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Protocol Information

Jan Schultz
Forest Plant Ecologist
USDA FS - Hiawatha National Forest
1030 Wright Street
Marquette, Michigan 49855
906.228.8491
906.228.4484
jschultz@fs.fed.us


Family Scientific Name: Campanulaceae
Family Common Name: Bellflower Family
Scientific Name: Lobelia cardinalis L.
Common Name: Cardinal flower
Species Code: LOCA2
General Distribution: Wet ditches, edges of water bodies. 4-6 feet tall, scarlet spikes.
Propagation Goal: Plants
Propagation Method: Seed
Product Type: Container (plug)
Propagule Collection: Seed is collected by hand from locally native plants within the eastern central Upper Peninsula. Flowers from July to September. Seed type is an achene and is collected in October.
Propagule Processing: Dry seeds for 1-2 weeks in open paper bags or open Rubbermaid-style bins, shaking or turning seed heads. Seed is not cleaned. Once seeds have been dried, begin stratification.
Pre-Planting Treatments: Stratification: mix seeds with an equal amount of perlite or vermiculite. Seal mixture into a Ziploc-style bag or a Rubbermaid-style container. 1-2 months of moist cold stratification in a cool dry place. Cold store until planted (up to 3 years)
Growing Area Preparation/
Annual Practices for Perennial Crops:

Propagation Environment: Greenhouse film is made of Standard U.V. 3 HL Clear 6 mil (J.R. Johnson's Greenhouse Supply Inc.) Fans run continuously to circulate the air. Vents open during the summer months for cooling. Container Type: grows best in 24 cell (2" diameter)14"x8.5"x4" deep flats. Does not do well in deep and narrow plug cells. Sowing Media: Scotts Redi-earth Plug and Seedling Mix. Contains vermiculite, and sphagnum peat moss. Soil is sterile.

Thoroughly moisten the soil with water, mixing in the water with a trowel. Cover the holes in the bottom/sides of the plug tray cells with newspaper so that the soil does not fall out. Fill cells with damp soil press soil down with a spoon. Refill the cell plugs with soil to the top, this time not pressing it down. Water the soil in the plug cells again. Sow seeds by hand at a rate of about 3 seeds in each cell. do not cover these seeds with soil, as they need light to germinate. Sow year-round due to low variable success rates.

Establishment Phase: From Jan. until Aug. the greenhouse thermostat is set at 65 degrees F both day and night. Ambient greenhouse temperatures may reach 100 degrees F during the day in the summer. From September to the end of December the greenhouse thermostat is set at 55 degrees F. During this season ambient greenhouse temperatures may reach 75 degrees F during the day. The greenhouse holds plants at all stages of growth so the temperature setting stays the same for all plants at all stages of growth. Soil is kept consistently damp during germination. Water using a fine mist or light hose setting only. Newly planted trays are placed on the south side of the greenhouse. No artificial light is used.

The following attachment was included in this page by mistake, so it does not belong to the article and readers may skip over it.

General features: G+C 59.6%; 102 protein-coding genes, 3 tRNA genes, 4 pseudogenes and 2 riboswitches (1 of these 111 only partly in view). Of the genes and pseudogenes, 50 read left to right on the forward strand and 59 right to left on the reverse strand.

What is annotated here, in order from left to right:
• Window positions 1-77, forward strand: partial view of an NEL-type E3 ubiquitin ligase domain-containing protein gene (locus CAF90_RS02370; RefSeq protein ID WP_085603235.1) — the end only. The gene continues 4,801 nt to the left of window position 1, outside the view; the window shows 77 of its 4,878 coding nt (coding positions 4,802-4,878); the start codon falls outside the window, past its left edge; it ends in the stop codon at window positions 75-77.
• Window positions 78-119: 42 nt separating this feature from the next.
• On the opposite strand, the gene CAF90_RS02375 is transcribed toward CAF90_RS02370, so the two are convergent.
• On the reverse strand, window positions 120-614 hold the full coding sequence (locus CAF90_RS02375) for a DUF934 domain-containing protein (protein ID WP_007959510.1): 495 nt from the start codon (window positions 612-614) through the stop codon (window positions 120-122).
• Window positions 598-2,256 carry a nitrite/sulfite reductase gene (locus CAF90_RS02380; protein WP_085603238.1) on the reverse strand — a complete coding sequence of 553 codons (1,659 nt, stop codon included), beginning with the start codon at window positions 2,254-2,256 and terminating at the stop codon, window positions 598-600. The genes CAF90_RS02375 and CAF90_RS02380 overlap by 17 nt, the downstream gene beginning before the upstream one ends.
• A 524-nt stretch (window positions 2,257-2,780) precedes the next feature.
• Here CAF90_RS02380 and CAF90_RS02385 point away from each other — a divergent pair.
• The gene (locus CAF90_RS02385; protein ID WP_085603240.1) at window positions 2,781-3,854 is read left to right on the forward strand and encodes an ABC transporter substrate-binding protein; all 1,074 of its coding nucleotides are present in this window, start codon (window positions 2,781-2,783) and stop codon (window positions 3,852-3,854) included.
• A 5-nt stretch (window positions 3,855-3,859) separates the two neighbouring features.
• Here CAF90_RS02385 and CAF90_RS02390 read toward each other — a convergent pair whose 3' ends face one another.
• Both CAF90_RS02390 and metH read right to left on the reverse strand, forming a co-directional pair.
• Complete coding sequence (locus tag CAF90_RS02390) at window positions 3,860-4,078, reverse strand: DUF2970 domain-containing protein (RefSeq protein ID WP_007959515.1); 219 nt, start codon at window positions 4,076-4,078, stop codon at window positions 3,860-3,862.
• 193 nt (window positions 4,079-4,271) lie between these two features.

Active Growth Phase: The soil does not need to be kept consistently moist. Move trays to cooler north greenhouse tables. No fertilizers are used.
Hardening Phase: In early-late spring, mature plants can be moved into a cold frame with a cover of material that diffuses sunlight to prevent scorching of the plants. When danger of frost has passed leave plants outside. Water less frequently.
Harvesting, Storage and Shipping: In the Upper Peninsula, flats are transplanted into the field from late May to early October. Flats that are not planted in the summer remain in the greenhouse for another season.
Other Comments: Attracts butterflies, hummingbirds and other wildlife. One of the few primary red-colored flowers. Blossoms stunning. Readily self seeds on moist, open ground. A healthy plant can produce about 5,000 seeds per stem. Small seeds are able to sense the presence of light because they contain a special light sensitive pigment called phytochrome.

Citation:
Schultz, Jan; Beyer, Patty.; Williams, Julie. 2001. Propagation protocol for production of container Lobelia cardinalis L. plants; USDA FS - Hiawatha National Forest, Marquette, Michigan. In: Native Plant Network. URL: http://www.nativeplantnetwork.org (accessed 22 August 2014). Moscow (ID): University of Idaho, College of Natural Resources, Forest Research Nursery.